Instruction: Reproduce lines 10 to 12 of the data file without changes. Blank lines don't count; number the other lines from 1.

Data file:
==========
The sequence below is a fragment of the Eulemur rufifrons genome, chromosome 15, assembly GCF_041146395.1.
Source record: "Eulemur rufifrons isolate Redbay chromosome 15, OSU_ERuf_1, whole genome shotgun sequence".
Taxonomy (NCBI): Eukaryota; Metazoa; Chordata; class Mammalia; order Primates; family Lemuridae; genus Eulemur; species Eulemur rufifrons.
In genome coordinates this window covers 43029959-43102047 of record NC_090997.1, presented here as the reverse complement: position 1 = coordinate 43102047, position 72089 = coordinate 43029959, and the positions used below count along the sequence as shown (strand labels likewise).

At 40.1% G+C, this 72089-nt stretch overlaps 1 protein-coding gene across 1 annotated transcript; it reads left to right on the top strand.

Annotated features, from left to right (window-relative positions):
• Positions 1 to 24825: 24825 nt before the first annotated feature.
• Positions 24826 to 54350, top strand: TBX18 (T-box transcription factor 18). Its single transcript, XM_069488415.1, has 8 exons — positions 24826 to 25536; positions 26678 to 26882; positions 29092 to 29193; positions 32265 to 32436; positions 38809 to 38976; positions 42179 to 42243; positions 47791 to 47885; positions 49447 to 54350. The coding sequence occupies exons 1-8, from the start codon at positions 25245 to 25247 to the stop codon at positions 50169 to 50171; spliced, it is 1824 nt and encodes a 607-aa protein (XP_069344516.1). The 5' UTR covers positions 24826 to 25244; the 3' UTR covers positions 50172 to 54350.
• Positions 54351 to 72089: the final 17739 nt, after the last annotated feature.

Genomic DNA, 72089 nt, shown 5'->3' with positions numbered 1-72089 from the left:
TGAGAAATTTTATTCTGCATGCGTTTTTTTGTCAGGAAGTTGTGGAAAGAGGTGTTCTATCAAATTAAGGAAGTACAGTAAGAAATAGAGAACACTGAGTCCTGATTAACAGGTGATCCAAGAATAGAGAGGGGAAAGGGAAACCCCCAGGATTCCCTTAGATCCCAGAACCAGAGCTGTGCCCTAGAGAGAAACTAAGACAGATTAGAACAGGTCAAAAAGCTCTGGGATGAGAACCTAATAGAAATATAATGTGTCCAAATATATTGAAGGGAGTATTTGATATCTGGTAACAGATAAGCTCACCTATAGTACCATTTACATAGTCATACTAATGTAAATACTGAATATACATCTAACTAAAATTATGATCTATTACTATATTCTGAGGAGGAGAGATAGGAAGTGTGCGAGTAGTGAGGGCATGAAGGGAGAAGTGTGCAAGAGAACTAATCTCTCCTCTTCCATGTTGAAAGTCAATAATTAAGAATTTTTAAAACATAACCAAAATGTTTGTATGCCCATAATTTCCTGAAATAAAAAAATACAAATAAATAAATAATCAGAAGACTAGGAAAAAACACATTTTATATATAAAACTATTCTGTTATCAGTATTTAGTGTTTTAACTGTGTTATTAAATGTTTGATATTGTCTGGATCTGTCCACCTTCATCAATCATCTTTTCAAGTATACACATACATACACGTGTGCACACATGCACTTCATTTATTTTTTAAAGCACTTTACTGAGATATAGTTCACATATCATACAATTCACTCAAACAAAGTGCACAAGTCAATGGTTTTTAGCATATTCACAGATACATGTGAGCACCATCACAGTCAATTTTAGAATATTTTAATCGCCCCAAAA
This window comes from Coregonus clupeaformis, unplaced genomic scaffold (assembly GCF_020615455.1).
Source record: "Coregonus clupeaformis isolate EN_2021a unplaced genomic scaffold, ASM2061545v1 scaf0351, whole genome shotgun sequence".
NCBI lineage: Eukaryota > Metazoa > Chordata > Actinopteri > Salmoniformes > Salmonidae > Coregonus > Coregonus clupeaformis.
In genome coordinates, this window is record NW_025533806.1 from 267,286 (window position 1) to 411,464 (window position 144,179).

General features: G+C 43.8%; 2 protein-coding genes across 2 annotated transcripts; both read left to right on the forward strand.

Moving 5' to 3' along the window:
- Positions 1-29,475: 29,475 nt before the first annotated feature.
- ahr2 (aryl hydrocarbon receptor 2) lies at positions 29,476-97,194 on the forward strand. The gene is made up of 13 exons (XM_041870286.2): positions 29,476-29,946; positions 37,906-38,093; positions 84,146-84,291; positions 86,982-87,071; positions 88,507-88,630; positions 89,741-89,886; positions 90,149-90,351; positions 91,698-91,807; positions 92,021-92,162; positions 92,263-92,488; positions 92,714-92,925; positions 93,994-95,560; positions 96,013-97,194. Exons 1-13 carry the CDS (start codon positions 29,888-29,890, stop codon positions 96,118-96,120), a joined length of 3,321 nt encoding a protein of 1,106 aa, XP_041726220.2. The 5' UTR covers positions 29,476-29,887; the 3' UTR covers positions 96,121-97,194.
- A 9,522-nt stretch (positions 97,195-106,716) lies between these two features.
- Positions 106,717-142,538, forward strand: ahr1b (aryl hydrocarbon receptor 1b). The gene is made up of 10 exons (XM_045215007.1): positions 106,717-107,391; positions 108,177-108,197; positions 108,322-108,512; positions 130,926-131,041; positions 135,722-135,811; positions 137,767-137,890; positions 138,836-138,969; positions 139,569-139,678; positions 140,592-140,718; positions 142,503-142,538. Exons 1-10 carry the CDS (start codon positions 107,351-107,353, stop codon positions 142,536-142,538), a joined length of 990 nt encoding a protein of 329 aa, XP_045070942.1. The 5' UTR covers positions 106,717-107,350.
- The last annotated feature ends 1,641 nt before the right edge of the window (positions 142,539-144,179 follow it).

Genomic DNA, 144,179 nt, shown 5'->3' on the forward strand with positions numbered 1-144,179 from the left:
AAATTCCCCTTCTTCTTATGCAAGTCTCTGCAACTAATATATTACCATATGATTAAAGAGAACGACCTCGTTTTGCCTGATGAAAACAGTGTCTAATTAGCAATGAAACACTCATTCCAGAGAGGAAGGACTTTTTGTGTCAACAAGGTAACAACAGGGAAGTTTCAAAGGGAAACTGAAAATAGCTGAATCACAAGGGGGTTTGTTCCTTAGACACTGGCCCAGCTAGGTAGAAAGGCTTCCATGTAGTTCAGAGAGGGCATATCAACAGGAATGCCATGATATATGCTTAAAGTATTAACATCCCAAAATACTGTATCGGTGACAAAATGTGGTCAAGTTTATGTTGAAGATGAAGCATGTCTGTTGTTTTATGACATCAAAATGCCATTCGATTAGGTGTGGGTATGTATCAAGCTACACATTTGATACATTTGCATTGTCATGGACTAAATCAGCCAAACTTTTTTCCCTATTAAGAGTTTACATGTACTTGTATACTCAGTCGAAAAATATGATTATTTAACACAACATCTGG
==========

Genomic DNA, 72089 nt, shown 5'->3' with positions numbered 1-72089 from the left:
TGAGAAATTTTATTCTGCATGCGTTTTTTTGTCAGGAAGTTGTGGAAAGAGGTGTTCTATCAAATTAAGGAAGTACAGTAAGAAATAGAGAACACTGAGTCCTGATTAACAGGTGATCCAAGAATAGAGAGGGGAAAGGGAAACCCCCAGGATTCCCTTAGATCCCAGAACCAGAGCTGTGCCCTAGAGAGAAACTAAGACAGATTAGAACAGGTCAAAAAGCTCTGGGATGAGAACCTAATAGAAATATAATGTGTCCAAATATATTGAAGGGAGTATTTGATATCTGGTAACAGATAAGCTCACCTATAGTACCATTTACATAGTCATACTAATGTAAATACTGAATATACATCTAACTAAAATTATGATCTATTACTATATTCTGAGGAGGAGAGATAGGAAGTGTGCGAGTAGTGAGGGCATGAAGGGAGAAGTGTGCAAGAGAACTAATCTCTCCTCTTCCATGTTGAAAGTCAATAATTAAGAATTTTTAAAACATAACCAAAATGTTTGTATGCCCATAATTTCCTGAAATAAAAAAATACAAATAAATAAATAATCAGAAGACTAGGAAAAAACACATTTTATATATAAAACTATTCTGTTATCAGTATTTAGTGTTTTAACTGTGTTATTAAATGTTTGATATTGTCTGGATCTGTCCACCTTCATCAATCATCTTTTCAAGTATACACATACATACACGTGTGCACACATGCACTTCATTTATTTTTTAAAGCACTTTACTGAGATATAGTTCACATATCATACAATTCACTCAAACAAAGTGCACAAGTCAATGGTTTTTAGCATATTCACAGATACATGTGAGCACCATCACAGTCAATTTTAGAATATTTTAATCGCCCCAAAA
This window comes from Coregonus clupeaformis, unplaced genomic scaffold (assembly GCF_020615455.1).